"From atop the hill, I stared out at the coastline of Sligo and Donegal, once again daydreaming about all the surf here. Ireland’s outline twists and turns like a scalded snake, and any surfer can immediately see how the country has some of the best and most varied waves in Europe. Flat days are rare here. I’ve always managed to find a wave, every visit, whether mellow rollers beyond the golden sands of Tullan Strand or challenging, head-high A-frames at my favorite spot, The Peak."
Type of wave: Left-hand reef break.
Things to know: A car is essential to make the most of the range of breaks here. Bring equipment for cold-water waves that range in size from knee-high to triple overhead.
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Some say Mundaka is Basque for "fickle". After years of visiting northern Spain, hoping for conditions to cooperate, Jake Howard finally scored.
"For three years I’d been chasing Mundaka, and I still hadn’t had a proper surf here. Coming to town to cover the Billabong Pro, several times, I had yet to see the wave do its thing. Sure, a lot of world-class breaks are fickle – and that’s what makes many of them so magical – but Mundaka is beyond unpredictable. Because of the way it’s protected from the raw energy of the Atlantic, it requires a very specific swell angle. And that is precisely why so many surfers chase it. When it turns on, it’s a freight-train, top-to-bottom left-hand barrel that requires commitment. However, before any of that, the wave simply requires patience.
"I was only in the water a few minutes before a large, rolling set came steaming through in the early dawn light. A few silhouetted figures splashed around me like jumping fish. I dodged the first two waves, perhaps not quite ready. But the third wave that came my way was the one.
"I was up. Anxiety washed away, replaced by the thrill of flying down the line. The waves were indeed serious, and the session required my full attention. But Mundaka had finally let me in."
Type of wave: Left-hand, sand-bottom point break.
Things to know: Staying in position in the lineup is challenging. Enter through the harbor to insert yourself directly into the lineup. Once in unprotected waters, it’s like stepping onto an aquatic treadmill.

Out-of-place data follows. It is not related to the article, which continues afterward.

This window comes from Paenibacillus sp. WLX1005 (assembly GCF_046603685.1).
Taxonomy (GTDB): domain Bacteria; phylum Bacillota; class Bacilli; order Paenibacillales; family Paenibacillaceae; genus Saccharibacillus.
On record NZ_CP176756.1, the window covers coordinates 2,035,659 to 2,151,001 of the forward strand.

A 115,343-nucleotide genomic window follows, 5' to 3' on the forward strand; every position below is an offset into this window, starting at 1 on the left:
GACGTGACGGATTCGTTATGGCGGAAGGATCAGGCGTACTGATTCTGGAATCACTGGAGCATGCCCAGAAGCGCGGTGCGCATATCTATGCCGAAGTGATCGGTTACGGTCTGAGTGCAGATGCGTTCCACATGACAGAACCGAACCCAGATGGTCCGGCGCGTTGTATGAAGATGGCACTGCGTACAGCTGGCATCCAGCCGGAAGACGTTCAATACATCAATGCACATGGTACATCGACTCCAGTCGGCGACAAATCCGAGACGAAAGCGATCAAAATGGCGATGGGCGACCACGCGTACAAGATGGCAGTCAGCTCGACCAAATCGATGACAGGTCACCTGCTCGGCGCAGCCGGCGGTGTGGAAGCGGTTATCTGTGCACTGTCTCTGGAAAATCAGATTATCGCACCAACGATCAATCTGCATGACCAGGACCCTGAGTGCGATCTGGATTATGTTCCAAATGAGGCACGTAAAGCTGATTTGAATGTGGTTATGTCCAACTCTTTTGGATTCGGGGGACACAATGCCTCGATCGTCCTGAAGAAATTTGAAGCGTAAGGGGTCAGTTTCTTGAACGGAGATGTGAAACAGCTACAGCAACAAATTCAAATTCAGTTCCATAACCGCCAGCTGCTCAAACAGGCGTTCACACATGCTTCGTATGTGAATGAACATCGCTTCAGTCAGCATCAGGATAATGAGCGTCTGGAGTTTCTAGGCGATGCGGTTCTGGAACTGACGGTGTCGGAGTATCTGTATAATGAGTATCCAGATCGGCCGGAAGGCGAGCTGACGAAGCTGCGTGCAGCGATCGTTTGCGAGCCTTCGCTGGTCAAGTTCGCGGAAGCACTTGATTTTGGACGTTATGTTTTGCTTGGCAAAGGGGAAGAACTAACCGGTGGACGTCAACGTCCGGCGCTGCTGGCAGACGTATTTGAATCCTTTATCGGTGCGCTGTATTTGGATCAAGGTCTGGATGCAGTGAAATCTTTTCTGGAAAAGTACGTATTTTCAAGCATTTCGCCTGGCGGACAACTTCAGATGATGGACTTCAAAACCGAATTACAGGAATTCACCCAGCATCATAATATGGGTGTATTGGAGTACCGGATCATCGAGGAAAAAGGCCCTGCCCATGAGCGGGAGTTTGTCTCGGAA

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Sennen Cove, England
In the UK’s far west, Alex Wade found a home in a place where the landscape is raw and you never know who – or what – you might encounter in the lineup.
"A 3ft green-blue wall heads straight for me. I take off, and just as I look along the face, there’s an explosive burst of grey, blue and silver, angling down the wave. It’s a dolphin, surfing the same wave. I trim to the left, standing, watching the dolphin ahead of me, letting the wave carry us both and wishing that this moment would last forever.
"In 35 years of surfing, the best oceanic experiences of my life have happened in easy reach of my home in Cornwall. Sennen Cove is the mainland UK’s most westerly beach, a wild and magical place, pummelled by swell all year and with a setup that’s perfect for all types of surfers."
Type of wave: Beach break.
Things to know: As with all beach breaks, the rips will be strong on big days. Don’t try and park in the cove in the summer – it’ll be rammed. Instead, park in the field above the cove and walk down to the beach.
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Portugal’s heavy and unforgiving beach break is not the place to make mistakes. Stuart Butler found out the hard way.
"The next wave was a little larger and angled slightly more to the north – it was heading straight for me. I turned, made two or three easy paddle strokes until I felt the wave pick me up. I dropped in and made one easy bottom turn as the wave stood tall. In front of me, the lip pitched – a rare invitation into the tube. Once on it, it was a surprisingly simple wave to ride. I don’t remember having to do anything but lean into it and enjoy the moment. Eventually, I was blasted cleanly out onto the shoulder. A smile wrapped around my face.
"But as I turned to paddle back out, Supertubos was there to collect on what it had just given me. A new set came crashing down on top of me, ripping the board out of my hands. Then, I felt the familiar tug on my ankle. I had, once again, snapped my leash. No wonder the surf shops in Peniche are thriving."
Type of wave: Beach break, where the lefts tend to be better than the rights.
Things to know: Supertubos might be a beach break, but don’t underestimate how heavy it can get. Perfect conditions are not that common; closeouts are. Bring spare leashes. When it’s good, expect heavy crowds – and a talented local crew, who ensure they get the pick of the waves.